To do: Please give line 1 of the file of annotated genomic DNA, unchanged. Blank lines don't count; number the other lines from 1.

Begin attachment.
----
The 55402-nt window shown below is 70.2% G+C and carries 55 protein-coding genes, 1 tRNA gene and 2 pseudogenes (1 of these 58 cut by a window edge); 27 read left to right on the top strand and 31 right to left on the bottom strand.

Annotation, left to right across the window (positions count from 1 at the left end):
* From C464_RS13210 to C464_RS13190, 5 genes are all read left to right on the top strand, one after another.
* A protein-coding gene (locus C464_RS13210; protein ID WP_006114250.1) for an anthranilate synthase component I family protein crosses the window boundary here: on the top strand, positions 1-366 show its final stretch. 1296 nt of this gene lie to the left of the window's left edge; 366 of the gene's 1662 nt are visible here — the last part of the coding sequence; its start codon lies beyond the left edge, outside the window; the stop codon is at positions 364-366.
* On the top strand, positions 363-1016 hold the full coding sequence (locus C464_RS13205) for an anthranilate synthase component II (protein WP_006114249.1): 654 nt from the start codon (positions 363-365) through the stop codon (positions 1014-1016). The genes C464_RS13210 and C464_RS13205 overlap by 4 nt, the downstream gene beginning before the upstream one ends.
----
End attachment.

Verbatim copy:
The 55402-nt window shown below is 70.2% G+C and carries 55 protein-coding genes, 1 tRNA gene and 2 pseudogenes (1 of these 58 cut by a window edge); 27 read left to right on the top strand and 31 right to left on the bottom strand.